Press Releases

FOR IMMEDIATE RELEASE
May 15, 2003

For more information, contact:
Michele Compton, 816-607-2027

Project Update

LEE'S SUMMIT, Mo. - Kansas City Scout, a 75-mile traffic management system soon to serve the greater metropolitan Kansas City area, celebrates a milestone with the completion of work along nearly 19 miles of Interstate 435 that runs from the Triangle in Missouri to I-35 in Kansas.

“We’re pleased with the project’s progress,” explains Ray Webb, manager of the Scout project. Although the entire system isn’t scheduled to be ready until the end of this year, the Kansas and Missouri departments of transportation required that the I-435 section be completed ahead of time.

“The idea is to start testing field equipment and software before we go live,” says Webb. Scout contractors and consultants are now flipping switches on equipment to make sure the connections are good and that everything’s operating -- and stays operating – as it should.

“Right now we have about 18 cameras along, or leading into, that 19-mile stretch of 435 that are up and running,” explains Webb, “but there are days when we unexpectedly lose a camera or two. We don’t want that to keep happening when we’re officially operating.”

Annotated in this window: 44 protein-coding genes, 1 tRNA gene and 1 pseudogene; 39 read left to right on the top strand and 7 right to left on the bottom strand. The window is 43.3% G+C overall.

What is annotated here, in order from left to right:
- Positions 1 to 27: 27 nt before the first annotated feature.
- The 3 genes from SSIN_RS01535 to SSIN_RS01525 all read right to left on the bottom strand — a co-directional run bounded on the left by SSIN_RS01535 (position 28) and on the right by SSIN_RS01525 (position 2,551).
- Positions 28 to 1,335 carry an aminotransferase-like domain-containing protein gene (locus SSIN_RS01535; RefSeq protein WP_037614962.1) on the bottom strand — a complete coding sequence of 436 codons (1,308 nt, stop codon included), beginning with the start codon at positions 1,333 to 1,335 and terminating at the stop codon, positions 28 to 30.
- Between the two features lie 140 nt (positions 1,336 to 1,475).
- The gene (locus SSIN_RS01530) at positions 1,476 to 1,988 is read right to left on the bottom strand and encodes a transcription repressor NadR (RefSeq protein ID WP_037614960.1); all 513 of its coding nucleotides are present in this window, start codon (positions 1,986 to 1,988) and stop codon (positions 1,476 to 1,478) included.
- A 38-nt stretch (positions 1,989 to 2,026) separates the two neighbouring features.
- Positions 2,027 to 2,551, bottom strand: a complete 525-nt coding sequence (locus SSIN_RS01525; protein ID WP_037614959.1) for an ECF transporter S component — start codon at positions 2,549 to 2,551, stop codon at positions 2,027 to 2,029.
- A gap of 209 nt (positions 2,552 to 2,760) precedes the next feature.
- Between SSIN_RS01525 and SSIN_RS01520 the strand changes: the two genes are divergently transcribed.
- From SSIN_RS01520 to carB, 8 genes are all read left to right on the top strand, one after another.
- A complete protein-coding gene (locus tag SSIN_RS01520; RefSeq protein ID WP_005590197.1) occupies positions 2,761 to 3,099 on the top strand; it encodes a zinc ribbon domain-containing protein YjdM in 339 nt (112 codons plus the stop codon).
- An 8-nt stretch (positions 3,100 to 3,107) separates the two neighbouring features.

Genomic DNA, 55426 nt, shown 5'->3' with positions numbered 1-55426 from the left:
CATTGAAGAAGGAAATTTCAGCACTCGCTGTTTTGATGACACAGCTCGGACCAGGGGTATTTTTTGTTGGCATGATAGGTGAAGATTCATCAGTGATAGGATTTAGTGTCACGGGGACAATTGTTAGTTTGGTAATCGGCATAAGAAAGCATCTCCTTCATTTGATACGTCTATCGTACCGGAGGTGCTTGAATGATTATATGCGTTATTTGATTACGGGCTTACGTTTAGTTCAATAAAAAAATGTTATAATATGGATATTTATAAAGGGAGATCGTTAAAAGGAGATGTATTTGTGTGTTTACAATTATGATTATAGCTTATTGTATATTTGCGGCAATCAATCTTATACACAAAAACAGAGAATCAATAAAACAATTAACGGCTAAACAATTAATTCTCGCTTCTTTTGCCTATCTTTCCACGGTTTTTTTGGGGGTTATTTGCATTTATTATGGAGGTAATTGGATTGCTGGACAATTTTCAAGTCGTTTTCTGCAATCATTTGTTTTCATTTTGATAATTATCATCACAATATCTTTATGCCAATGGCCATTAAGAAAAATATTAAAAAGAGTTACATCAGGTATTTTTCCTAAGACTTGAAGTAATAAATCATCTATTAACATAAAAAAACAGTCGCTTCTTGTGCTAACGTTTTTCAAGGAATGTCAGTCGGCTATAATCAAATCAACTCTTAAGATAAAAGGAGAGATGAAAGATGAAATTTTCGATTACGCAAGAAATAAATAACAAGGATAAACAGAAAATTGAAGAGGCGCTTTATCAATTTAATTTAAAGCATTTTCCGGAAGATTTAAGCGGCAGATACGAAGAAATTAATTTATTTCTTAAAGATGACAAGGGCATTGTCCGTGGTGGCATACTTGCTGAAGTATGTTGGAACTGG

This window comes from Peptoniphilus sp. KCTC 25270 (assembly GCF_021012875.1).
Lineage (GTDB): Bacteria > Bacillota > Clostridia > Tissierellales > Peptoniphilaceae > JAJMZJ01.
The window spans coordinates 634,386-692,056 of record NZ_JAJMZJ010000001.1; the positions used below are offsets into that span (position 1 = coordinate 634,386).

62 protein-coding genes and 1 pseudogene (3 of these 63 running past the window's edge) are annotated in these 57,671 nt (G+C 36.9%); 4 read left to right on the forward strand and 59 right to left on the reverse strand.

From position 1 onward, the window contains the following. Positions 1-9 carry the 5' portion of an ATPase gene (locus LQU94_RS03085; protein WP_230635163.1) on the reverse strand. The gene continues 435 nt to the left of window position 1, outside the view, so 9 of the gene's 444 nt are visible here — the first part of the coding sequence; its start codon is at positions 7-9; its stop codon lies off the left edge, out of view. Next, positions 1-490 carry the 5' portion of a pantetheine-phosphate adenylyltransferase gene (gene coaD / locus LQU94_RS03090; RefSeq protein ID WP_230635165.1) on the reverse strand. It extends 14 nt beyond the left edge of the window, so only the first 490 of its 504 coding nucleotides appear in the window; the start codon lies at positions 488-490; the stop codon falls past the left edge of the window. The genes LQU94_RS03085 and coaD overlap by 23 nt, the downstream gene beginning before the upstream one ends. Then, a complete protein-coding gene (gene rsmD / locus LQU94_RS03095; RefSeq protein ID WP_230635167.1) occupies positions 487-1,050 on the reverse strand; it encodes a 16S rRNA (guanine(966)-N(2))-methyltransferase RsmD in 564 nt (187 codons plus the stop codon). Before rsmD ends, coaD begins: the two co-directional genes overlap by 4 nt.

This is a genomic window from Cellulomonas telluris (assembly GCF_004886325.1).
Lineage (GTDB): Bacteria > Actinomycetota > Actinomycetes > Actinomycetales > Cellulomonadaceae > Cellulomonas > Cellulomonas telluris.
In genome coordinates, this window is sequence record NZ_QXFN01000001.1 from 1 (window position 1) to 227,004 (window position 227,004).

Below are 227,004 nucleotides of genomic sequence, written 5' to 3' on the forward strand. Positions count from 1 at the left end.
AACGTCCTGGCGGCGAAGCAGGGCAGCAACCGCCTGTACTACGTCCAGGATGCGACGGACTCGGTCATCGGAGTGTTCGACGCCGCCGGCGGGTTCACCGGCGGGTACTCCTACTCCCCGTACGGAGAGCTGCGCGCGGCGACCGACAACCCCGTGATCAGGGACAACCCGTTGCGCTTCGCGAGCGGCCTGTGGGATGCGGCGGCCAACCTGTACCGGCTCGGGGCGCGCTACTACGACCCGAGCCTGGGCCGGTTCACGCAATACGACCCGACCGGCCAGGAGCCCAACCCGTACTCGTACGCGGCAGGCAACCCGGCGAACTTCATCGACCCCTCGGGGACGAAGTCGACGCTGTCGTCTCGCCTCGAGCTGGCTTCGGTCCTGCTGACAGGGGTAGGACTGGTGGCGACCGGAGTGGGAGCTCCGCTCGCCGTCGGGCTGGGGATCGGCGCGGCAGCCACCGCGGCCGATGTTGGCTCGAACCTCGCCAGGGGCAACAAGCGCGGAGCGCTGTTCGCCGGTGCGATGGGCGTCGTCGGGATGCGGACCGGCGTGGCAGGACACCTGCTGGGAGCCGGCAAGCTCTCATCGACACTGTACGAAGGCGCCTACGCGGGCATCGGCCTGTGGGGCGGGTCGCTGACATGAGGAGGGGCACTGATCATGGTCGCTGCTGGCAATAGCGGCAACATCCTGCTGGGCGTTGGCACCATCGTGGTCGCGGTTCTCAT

For the most part, glitches and kinks are to blame for recent problems. “Problems with a project as large as Scout, particularly because it involves so much technology, are inevitable,” says Webb. “That’s why it’s so important to start working out the kinks as soon as possible. Using 435 as the system’s testing ground allows crews to spot problems and gives them a chance to troubleshoot before drivers are expected to rely on Scout.”

While Scout continues testing throughout this summer, drivers along the 435 stretch will occasionally see a large, black message board lit up with a test message: “Coming soon: Kansas City Scout. Late 2003.”

Being able to remotely type and post a message on those boards from Scout’s Traffic Operations Center in Lee’s Summit is a big part of the system’s ability to alert drivers to real-time traffic conditions, according to Webb. He says the message boards are another example of how important it is to “work out the bugs” now to ensure that things will go “as smooth as possible” later.

###